The music we call "classical" music is actually "universal" and basically contains folk music. Folk songs, dances and legends, in short, folk culture has always been a source of inspiration in the works of the greatest composers for centuries. Jazz, on the other hand, is a genre inspired by classical music, especially Bach, and attracted the attention of many classical music composers as a different and special color. For example, George Gershwin's "Rhapsody in Blue" for solo piano and jazz orchestra was written in 1924. Almost a hundred years ago! On the basis of "Tales, Dreams, Whispers" lies the belief that the language of music, in which there are different "dialects", is actually a single language. What I describe as "dialectic" is the classical, folk and jazz elements in it.
The album includes compositions by Sergei Prokofiev, Nikolai Medtner, Fazıl Say, İnci Yakar and Evrim Demirel. All of them are a different world, but this album is a whole. How did you set this up?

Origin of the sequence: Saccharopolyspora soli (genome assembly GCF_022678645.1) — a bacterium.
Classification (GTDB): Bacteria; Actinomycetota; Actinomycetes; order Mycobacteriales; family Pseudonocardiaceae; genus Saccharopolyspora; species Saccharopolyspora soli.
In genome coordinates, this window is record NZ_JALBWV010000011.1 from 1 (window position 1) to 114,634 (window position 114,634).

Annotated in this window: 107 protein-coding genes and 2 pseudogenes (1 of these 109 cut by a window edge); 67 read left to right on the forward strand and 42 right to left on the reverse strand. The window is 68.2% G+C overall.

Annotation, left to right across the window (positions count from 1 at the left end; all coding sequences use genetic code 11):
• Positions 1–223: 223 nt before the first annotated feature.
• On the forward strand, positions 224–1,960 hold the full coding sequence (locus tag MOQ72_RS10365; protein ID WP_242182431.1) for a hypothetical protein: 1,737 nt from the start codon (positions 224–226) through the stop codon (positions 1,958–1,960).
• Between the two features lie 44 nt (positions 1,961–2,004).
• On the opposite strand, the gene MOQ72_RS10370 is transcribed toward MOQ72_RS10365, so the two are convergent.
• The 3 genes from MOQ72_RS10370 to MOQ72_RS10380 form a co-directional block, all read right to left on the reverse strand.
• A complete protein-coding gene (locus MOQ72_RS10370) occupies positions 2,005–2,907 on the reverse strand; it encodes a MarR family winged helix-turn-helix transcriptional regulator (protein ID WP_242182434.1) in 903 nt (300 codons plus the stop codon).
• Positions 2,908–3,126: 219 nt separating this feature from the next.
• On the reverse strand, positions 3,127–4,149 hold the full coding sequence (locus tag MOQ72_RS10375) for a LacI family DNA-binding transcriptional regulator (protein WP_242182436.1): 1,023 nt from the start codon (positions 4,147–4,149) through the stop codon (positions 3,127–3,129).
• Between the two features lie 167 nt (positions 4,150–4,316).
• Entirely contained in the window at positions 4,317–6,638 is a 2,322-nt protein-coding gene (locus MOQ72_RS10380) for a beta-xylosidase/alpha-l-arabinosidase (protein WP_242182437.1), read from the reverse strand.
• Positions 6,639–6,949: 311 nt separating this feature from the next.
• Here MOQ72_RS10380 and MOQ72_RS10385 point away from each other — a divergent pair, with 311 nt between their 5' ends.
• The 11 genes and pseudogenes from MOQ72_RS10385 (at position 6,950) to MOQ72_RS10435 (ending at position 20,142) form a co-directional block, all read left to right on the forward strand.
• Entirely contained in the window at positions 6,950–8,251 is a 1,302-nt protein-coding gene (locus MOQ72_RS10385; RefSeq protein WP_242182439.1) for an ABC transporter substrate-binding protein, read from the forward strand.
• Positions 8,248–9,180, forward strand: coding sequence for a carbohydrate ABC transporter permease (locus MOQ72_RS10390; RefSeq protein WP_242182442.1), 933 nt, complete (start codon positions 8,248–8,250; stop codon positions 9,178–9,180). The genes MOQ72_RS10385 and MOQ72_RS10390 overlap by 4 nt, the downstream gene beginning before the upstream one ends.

As exciting as it is to dive into the depths of a single world, it is just as exciting for me to wander around different worlds. Actually, we are talking about a bird's-eye tour. Medtner's sincere music, Prokofiev's passionate and rebellious expression, Evrim Demirel's search for a bridge between mode, jazz and classical, Fazıl Say's folk melodies and musical humor mixed with jazz, İnci Yakar's dream world. It was a very enjoyable journey for me.
Classical music CDs often have a certain visual approach. What did you think about while designing the cover and booklet of the CD and creating an image? How did you go about this?